One of its taglines is 'We Are Anonymous', a phrase that can be uttered by anyone, as there is no membership process — if you say you are part of Anonymous, you are part of Anonymous. The group is not, for the most part, organized. Individuals and factions can fight for or against whatever cause they want, just like real-world vigilante groups. But Anonymous is not alone. There are hacking collectives and other online crusaders who see fit to take the law into their own hands. This is might sound wonderful, but it's not necessarily a good thing. As New World Hackers demonstrate, attacks can target the wrong people and restrict free speech.

The Internet

A Proposal For Dealing With Terrorist Videos On the Internet (vortex.com) 177

Lauren Weinstein writes: Recent claims by some (mostly nontechnical) observers that it would be "simple" for services like YouTube to automatically block "terrorist" videos, in the manner that various major services currently detect child porn images are nonsensical. One major difference is that those still images are detected via data "fingerprinting" techniques that are relatively effective on known still images compared against a known database, but are relatively useless outside the realm of still images, especially for videos of varied origins that are routinely manipulated by uploaders specifically to avoid detection. Two completely different worlds. So are there practical ways to at least help to limit the worst of the violent videos, the ones that most directly portray, promote, and incite terrorism or other violent acts? I believe there are.

Facebook Tweaks Its "Real Names" Policy (thestack.com) 114

An anonymous reader writes: Facebook has announced a US-based trial of minor changes to its controversial process of name verification, apparently in response to last year's controversy over LGBT and transgender users who were penalized for determining their own identity.

The post about the changes reveals that users who report someone else for using a 'fake' name can now provide more background information, and that users who have been asked to confirm their identity by uploading documents, such as a passport or birth certificate, can now also provide additional background information for Facebook to take into account.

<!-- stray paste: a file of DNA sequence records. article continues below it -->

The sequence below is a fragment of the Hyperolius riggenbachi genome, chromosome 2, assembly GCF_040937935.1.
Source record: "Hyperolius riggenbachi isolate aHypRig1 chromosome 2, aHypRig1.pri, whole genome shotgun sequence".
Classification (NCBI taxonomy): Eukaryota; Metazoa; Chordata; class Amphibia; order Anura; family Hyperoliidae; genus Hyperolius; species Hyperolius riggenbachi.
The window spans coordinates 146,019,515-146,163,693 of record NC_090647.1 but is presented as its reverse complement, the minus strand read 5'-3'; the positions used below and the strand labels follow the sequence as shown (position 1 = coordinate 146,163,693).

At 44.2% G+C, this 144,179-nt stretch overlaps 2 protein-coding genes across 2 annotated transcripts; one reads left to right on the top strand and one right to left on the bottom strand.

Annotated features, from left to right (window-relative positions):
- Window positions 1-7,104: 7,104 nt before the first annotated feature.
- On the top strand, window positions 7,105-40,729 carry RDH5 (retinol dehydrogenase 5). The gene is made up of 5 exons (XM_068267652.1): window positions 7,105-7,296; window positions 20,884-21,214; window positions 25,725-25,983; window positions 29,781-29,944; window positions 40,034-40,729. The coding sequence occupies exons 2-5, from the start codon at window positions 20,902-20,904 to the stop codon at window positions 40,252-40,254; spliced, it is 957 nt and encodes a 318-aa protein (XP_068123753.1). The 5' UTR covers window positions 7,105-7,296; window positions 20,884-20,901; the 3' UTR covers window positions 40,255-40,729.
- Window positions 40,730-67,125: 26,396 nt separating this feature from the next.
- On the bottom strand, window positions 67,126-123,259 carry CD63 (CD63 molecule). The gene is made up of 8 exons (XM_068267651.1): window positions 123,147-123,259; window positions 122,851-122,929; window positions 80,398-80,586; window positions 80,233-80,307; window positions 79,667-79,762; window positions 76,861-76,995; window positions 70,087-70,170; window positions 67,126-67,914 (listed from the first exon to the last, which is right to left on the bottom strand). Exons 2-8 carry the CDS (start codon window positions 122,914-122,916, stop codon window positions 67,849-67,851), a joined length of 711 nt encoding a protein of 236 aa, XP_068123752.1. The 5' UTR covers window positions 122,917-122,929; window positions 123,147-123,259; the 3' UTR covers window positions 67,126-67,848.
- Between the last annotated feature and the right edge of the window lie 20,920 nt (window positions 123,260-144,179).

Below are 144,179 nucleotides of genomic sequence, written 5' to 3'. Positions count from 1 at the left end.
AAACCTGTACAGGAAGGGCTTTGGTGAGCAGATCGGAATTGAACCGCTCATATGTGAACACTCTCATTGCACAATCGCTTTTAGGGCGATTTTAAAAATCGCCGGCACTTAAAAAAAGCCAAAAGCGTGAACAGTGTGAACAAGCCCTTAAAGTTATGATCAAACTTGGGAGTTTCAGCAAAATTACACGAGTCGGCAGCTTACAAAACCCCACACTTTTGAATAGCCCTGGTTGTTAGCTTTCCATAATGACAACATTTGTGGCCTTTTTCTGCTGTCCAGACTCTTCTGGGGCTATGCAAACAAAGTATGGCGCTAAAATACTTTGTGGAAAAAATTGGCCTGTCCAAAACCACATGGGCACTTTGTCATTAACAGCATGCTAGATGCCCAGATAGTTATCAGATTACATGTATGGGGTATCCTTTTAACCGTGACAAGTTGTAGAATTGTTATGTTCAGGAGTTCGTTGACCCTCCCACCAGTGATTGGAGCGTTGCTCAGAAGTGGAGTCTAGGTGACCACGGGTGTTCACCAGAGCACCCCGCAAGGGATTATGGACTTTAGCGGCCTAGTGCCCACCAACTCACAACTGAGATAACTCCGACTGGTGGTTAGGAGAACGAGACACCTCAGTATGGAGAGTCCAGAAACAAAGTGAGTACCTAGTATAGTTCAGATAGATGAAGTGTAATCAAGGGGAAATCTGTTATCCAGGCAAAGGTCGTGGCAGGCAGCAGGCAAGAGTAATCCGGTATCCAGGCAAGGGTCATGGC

This article argues that a frivolous social network should not be allowed to co-opt government-level identity checks simply because it began life in the university arena, and has telescoped the necessary supervision of teenagers transiting to adulthood into a far wider and more diverse network of users.


Interviews: Ask Attorney and Author Mike Godwin a Question 83

Mike Godwin worked as the first staff counsel of the EFF and served as general counsel for the Wikimedia Foundation. He has been a contributing editor of Reason magazine and was elected to the Open Source Initiative board in 2011. Mike is probably best known however for coining the internet adage Godwin's Law. He is currently general counsel and director of innovation policy at the R Street Institute. Mike has given us some of his time to answer any questions you may have. As usual, ask as many as you'd like, but please, one question (and one comparison involving Nazis or Hitler) per post.

FBI Admits It Uses Stingrays, Zero-Day Exploits (arstechnica.com) 79

An anonymous reader writes: Amy Hess, the head of the FBI's science and technology division has admitted that the FBI sometimes exploits zero-day vulnerabilities and uses stingrays to catch bad guys. Ars reports: "The admission came in a profile published Tuesday of Amy Hess, the FBI's executive assistant director for science and technology who oversees the bureau's Operational Technology Division. Besides touching on the use of zero-days—that is, attack code that exploits vulnerabilities that remain unpatched, and in most cases are unknown by the company or organization that designs the product—Tuesday's Washington Post article also makes passing mention of another hot-button controversy: the FBI's use of stingrays."